Matt Higgins, 29, changes emotions so fast it's hard to keep up. From a spirited moment of adolescent horseplay—throwing his keys halfway across the massive chamber that will soon be home to his coffee tasting room, shouting "Dropped your keys!"—he turns to me, suddenly calm and serious. "The longer I'm in this business, the more I realize I have yet to learn."
That duality seems to be part of the fabric of a growing community of new coffee roasters in Portland. It's a post-adolescent profession that has defined its responsibilities to farmers and consumers as serious ones, but is unwilling to give up the rough ethic of fun that attracted its practitioners to coffee culture to begin with. It reminds me of an old saying: "The best thing about getting older is that you don't lose the other ages you've been." As Portland's independent coffee industry grows up, it's still the loose, DIY community it's always been, only now it knows QuickBooks.
At least eight roasting operations have opened in Portland in the past two years, including Higgins' Coava Coffee Roasters, which he runs with partner and roast master, 25-year-old Keith Gehrke. Coava (Turkish for "green coffee") and a generous handful of other roasting companies are set to open cafes or begin operations in Portland this year. Of the almost 30 businesses roasting coffee in Portland now, about half of them are "micro-roasters" like Coava (meaning they roast extremely small quantities of green coffee—about 20 pounds at a time or less), and almost all of them opened sometime in the past five years. "It's an onslaught," says Justin Kagan, the purveyor of Badbeard Coffee, one of the newcomers. Roast Magazine publisher Connie Blumhardt says, "It's happening all over the U.S., but Portland has an unusually high number of new roasters."
BEAN GEEK: Oblique roast master Justin Johnson. IMAGE: Leslie Montgomery
The movement has been percolating in Portland for a decade under the pioneering stewardship of Stumptown Coffee Roasters—which has expanded to New York and Amsterdam—but recently the trickle has become a downpour. The new wave of roasters is an opinionated group of mostly young men who have two things in common: an obsession with coffee quality, and the desire to help consumers understand where it derives from.
The roaster is the closest most of us will ever get to the sources of our coffee, and this new generation of craftsmen is taking the role very seriously. Now, with small roasting retail operations in almost every major neighborhood in the city, Portland's already well-educated coffee consumers have easier access than ever to knowledgeable roasters and nuanced coffees. "It's pretty cool to have people come in on roast days and show them the development of the bean," says self-proclaimed coffee nerd Justin Johnson, roaster for Oblique Coffee Roasters, which opened earlier this year in Southeast Portland. "It's hard not to be the biggest geek in the world. You see light bulbs going off as they begin to understand what they're drinking."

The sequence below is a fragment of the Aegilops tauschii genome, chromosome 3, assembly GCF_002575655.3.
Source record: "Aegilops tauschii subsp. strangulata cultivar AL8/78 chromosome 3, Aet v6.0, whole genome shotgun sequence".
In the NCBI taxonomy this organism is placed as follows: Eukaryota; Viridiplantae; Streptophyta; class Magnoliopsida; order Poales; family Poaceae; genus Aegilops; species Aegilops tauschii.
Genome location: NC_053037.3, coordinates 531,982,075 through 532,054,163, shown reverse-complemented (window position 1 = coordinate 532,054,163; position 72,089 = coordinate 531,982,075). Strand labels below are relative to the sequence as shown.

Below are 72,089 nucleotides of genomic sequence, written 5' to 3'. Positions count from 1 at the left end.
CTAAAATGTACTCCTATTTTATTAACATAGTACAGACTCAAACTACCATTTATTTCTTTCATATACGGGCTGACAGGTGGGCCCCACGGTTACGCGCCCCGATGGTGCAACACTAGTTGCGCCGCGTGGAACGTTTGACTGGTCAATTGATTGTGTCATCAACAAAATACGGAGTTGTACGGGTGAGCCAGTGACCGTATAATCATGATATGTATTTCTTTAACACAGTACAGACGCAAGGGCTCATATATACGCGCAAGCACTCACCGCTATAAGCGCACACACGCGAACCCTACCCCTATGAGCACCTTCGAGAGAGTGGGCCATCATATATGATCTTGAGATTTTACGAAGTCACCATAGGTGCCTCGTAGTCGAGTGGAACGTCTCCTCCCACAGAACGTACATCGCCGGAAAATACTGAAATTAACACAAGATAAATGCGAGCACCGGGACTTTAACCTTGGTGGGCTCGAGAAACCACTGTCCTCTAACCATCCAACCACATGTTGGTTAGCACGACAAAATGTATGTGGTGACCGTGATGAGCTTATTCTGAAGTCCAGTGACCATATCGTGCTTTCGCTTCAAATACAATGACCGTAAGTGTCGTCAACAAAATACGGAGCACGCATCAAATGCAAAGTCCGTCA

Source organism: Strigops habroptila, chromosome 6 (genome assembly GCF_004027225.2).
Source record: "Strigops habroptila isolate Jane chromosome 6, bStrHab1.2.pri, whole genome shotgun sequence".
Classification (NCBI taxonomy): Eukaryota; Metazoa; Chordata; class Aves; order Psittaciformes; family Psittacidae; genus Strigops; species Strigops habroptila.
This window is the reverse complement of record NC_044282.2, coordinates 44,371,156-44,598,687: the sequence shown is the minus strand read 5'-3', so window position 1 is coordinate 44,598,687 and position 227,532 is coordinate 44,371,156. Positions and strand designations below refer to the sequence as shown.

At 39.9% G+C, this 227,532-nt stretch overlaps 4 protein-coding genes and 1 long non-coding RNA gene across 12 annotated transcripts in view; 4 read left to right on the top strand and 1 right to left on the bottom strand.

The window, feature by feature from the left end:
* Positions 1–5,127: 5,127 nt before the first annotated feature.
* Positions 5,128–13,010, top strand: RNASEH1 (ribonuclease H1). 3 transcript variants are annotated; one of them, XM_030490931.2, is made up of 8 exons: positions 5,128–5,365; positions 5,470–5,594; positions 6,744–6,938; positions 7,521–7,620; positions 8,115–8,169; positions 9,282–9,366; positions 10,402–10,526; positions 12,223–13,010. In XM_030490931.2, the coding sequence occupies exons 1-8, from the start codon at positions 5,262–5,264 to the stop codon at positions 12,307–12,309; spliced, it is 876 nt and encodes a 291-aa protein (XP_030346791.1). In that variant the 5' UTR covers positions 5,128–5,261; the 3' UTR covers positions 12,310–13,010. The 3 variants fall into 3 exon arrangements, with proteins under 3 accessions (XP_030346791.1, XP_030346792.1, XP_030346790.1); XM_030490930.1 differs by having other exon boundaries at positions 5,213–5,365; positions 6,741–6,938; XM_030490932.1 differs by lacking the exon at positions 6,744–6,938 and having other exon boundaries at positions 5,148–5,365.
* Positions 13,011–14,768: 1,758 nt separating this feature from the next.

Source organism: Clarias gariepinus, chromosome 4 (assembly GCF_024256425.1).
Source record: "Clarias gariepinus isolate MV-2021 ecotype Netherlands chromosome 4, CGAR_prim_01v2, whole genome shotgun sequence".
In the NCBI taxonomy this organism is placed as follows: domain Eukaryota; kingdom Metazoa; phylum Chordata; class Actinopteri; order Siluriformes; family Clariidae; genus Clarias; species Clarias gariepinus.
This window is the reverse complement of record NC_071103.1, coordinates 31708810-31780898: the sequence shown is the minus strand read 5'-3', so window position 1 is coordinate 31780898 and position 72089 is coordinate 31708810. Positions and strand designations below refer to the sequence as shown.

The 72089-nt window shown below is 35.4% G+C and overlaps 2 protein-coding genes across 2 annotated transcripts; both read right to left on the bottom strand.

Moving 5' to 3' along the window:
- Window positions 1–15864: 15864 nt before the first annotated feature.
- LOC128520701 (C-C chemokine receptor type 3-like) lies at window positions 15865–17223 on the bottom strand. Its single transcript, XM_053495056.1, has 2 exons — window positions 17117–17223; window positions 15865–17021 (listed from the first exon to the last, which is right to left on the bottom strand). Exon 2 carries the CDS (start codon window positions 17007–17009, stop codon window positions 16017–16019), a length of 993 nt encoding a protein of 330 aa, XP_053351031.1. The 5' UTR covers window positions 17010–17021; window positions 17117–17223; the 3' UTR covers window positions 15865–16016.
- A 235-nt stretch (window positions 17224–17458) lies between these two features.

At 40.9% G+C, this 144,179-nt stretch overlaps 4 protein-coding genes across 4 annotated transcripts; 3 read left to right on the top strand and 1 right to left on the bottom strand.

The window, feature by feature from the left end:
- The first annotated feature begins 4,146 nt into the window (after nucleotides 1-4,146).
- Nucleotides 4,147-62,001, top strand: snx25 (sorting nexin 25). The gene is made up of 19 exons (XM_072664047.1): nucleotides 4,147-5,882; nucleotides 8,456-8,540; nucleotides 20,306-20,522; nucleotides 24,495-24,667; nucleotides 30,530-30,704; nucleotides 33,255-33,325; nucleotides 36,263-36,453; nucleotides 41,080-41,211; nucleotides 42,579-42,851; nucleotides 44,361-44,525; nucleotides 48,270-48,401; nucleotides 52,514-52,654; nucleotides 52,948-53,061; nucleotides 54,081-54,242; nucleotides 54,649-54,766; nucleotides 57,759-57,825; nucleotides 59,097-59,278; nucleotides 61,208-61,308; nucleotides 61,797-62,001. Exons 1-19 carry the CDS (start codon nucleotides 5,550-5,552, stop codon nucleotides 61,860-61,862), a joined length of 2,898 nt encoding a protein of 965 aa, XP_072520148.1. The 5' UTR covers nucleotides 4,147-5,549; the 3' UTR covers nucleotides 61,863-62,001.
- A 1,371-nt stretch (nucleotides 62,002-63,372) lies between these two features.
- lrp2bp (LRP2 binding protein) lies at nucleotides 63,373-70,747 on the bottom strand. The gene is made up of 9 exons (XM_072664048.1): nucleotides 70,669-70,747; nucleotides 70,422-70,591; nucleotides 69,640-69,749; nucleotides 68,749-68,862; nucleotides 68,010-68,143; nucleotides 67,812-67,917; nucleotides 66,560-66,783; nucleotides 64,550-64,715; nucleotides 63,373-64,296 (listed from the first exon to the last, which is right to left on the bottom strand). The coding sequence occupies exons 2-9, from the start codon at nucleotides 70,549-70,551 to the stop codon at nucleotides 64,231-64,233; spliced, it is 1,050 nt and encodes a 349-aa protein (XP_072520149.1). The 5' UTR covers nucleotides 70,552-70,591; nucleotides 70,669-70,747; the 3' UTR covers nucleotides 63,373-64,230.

"It's going beyond latte art and the name of the farm," says Higgins, a former barista who most recently worked for Albina Press. "Roasters, and now consumers, are paying attention to the coffee's grade, varietals, altitude. And rightfully so—coffee surpasses wine in chemical complexity." A commonly repeated fact among coffee nerds is that coffee has over 800 known volatile aromatic compounds (some claim 1,000)—beating out wine and chocolate for chemical complexity by a healthy margin. Later this spring, Coava will open a tasting room on Southeast Grand Avenue to help drinkers untangle that complexity. In an innovative showroom it will share with design group Bamboo Revolution, it will feature coffee flights and other simple ways to taste and compare single-origin coffees.
Everyone seems to agree that a "Northwest style" of roasting has emerged: Coffee from small, traceable origins is roasted to express the unique flavors of where the coffee comes from. Often, that means using a lighter roast profile, "where the hidden flavors of coffee live," explains Brandon Smyth of brand-new Water Avenue Coffee. Chris Davidson, of Atlas Importers in Seattle, says most of the roasters he works with in Portland "want to push the conceptions of what coffee should be like or can be like: push the fruit, push the floral, push the acidity."
The easiest place to showcase these principles is in coffees from single locations, such as from the Guji Washing Station in the Sidamo region of Ethiopia, or the Cerrado region of Brazil—even down to the level of a particular area of an individual farm: "Single-origin coffees, in some ways, are more naked and more pure," says Charlie Wicker of Trailhead Coffee Roasters. He was a data analyst before he sought out a more "soulful" profession in coffee, as he puts it. The quiet, thoughtful way he and his compatriots speak about coffee indicates that for them coffee is connected to a whole world of ideas. "Single origins are the most interesting from an emotional point of view," he says. "You can say the coffee all came from this farm. That's important to people, and to me."
But there's room for all comers. In a suddenly crowded market, playfulness and innovation are as much a necessity as a luxury, and each new roaster is coming up with his or her own way of exploiting the potential of high-quality green coffee beans. Andrea Spella of Spella Caffe focuses on traditional, Italian-style espressos, for which the coffee beans are roasted longer and blended (i.e., not from a single origin). The blends are heavy on Brazilian coffee, which tends to have very smooth, sweet, chocolate notes. Others, like Wicker, Kagan, Johnson, and Joel Domries of Courier Coffee, are bending the Northwest style back toward some kind of middle ground, seeking mellower flavors.